PRU is a BBC Three comedy series revolving around four teenagers Halil, Jaeden, Sienna and Belle who find themselves navigating through the trials and tribulations of teen life in a Pupil Referral Unit, or PRU for short, under the guidance of two teachers, who are more like the parental figures these kids need.
Think of an exaggerated comedic version of the hit German teen drama DRUCK with a truckload of British slang, and you might land on PRU.
The use of music is pretty similar in setting the tone, as both shows follow the daily lives of high school students in close-up. But another cool similarity is the visibility given to Turkish characters.
PRU includes a lot of Turkish speaking, mostly by15-year-old class clown Halil, who relentlessly swears at everything.
Halil, one of the teen leads, is portrayed by British Turkish Cypriot actor Jaye Ersavaş. His on screen parents are Fisun Burgess and Ümit Ulgen, and can also be seen conversing in Turkish with a Cypriot accent as they discuss their son Halil in various scenes.
Ersavaş’s heritage plays a central role on his character as Halil. He uses his dad’s language barrier to get away from certain issues, lets out Turkish exclamations when giving his reactions and even sports a Turkish military uniform for a camping trip.
This authentic Turkish character, free of the pigeonholing grasp of Western media, is right in our faces. Hopefully, we will get to see more non-stereotypical onscreen representation of Turks going forward.
This first BBC series comprises of four episodes, each one an easy-to-digest comedy with a laidback vibe that teenagers and young adults can especially relate to.
PRU’s clear-cut focus on modern day adolescent experiences under the guise of a comedy show is a brilliant idea coming from youth-driven production company Fully Focused.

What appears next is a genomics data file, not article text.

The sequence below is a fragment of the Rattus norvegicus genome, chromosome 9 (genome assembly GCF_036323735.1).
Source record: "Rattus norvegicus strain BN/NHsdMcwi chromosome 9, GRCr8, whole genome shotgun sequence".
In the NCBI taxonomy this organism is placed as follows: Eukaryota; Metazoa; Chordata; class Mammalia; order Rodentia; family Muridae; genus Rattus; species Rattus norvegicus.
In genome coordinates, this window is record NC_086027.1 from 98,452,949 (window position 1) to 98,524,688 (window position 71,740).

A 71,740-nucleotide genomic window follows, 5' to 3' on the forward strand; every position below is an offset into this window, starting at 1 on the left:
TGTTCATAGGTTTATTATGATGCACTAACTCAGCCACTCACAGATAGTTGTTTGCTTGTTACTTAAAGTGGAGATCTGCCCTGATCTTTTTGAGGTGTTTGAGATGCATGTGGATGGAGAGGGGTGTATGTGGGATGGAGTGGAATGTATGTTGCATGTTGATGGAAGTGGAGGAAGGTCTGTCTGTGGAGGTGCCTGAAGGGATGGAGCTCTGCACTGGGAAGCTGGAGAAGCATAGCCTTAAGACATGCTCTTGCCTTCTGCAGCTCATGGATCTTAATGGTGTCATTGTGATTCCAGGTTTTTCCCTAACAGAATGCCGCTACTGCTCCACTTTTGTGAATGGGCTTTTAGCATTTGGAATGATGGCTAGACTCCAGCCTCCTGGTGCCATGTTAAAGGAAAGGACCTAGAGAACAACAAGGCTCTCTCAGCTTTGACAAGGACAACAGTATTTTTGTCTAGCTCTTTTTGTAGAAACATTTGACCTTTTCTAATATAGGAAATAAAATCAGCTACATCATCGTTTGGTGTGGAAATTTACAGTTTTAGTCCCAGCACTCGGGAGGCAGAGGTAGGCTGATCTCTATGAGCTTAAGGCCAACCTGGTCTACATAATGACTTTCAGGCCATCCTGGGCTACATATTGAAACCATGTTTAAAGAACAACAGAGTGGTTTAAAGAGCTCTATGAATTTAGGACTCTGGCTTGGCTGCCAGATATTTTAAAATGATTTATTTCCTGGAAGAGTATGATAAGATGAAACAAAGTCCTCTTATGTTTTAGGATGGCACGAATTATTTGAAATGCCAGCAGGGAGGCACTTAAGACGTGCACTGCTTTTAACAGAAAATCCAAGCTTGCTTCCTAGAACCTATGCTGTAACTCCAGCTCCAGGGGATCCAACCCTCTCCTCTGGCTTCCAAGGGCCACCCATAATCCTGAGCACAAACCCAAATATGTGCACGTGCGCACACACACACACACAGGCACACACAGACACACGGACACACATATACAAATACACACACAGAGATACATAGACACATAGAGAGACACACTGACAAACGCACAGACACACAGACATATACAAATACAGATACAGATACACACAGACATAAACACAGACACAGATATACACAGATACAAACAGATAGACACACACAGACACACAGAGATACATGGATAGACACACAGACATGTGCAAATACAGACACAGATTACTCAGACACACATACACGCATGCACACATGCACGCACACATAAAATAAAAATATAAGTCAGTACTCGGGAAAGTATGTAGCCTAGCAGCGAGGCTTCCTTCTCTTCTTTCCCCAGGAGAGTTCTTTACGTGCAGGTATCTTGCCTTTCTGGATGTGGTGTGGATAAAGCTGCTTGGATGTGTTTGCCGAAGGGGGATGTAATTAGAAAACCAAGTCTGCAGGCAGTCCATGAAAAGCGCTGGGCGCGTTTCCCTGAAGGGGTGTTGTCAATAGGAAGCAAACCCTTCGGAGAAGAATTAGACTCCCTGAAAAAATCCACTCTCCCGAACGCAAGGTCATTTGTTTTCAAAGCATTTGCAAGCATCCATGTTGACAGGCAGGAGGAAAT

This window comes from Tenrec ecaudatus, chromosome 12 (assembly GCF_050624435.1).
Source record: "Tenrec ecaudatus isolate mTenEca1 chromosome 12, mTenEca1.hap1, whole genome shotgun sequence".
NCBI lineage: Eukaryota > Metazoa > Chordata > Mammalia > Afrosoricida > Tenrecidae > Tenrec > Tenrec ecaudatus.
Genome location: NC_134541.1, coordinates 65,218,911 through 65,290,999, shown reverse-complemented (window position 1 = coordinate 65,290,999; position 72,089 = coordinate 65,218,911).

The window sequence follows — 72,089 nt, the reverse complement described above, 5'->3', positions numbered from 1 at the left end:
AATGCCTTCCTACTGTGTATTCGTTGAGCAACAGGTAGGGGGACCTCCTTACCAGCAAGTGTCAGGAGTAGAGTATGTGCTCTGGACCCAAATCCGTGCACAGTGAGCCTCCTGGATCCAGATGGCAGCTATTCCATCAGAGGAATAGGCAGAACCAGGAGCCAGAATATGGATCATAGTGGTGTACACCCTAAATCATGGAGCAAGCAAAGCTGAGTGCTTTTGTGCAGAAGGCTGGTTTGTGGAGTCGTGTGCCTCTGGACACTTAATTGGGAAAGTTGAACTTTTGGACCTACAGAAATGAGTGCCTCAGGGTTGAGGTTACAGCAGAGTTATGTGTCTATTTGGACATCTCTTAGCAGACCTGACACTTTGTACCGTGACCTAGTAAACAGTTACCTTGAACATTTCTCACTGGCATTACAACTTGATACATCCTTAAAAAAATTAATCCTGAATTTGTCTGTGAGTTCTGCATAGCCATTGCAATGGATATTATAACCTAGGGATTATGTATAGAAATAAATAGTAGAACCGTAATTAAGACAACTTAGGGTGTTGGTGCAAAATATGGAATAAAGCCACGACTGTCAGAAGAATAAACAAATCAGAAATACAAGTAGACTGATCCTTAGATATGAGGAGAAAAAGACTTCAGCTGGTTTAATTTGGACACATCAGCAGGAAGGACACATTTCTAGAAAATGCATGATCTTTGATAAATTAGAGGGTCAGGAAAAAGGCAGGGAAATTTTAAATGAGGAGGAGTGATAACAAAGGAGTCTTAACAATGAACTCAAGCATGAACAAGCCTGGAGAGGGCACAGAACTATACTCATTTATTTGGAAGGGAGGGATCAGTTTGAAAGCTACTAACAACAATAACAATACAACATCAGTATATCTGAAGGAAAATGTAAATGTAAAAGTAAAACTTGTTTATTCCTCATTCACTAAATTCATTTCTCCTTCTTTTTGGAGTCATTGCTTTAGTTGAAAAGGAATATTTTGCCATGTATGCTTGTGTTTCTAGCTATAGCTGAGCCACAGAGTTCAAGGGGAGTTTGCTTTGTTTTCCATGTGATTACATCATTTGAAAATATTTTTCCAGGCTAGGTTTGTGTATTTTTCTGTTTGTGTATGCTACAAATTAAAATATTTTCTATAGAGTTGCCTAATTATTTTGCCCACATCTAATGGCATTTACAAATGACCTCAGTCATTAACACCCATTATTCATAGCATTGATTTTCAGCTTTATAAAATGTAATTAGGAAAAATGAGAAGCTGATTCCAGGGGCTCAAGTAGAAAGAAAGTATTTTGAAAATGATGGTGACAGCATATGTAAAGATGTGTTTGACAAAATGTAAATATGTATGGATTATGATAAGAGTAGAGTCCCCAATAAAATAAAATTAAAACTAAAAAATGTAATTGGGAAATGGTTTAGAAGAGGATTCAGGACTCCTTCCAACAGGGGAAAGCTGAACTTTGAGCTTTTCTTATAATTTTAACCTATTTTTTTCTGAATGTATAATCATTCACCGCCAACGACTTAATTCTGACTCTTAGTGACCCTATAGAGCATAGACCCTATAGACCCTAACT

You could say PRU is like those old 90s shows for young people or a typical Disney channel series where you learn a new life lesson in every episode.
Though the characters may come off as having overly theatrical personalities, it’s a pretty spot on representation of teenagers. The show explores the world, and the system we live in, while facing expectations. It helps young people find their own voices, as well as focusing on some dumb teenage stuff at times, like all of us have at that age.
Writers and filmmakers Teddy Nygh, Nathaniel Stevens and Alex Tenenbaum behind PRU have done a great job tackling topics like ADHD (Attention Deficit Hyperactivity Disorder), teens rebelling against the system, and exploring their sexuality, and unhealthy parent-child dynamics. There’s also a very small bit of LGBTQ representation.
Overall, PRU accomplishes in making viewers empathise with these kids who are often ostracised by society.
Alongside teenage viewers, this is also a great show for the older generations, especially parents, to watch so they can understand what resonates with teens. It gives an important insight into what those excluded from school go through and worry about these days.
You can watch the entire first series of PRU on BBC iPlayer – click here to see.
All images © BBC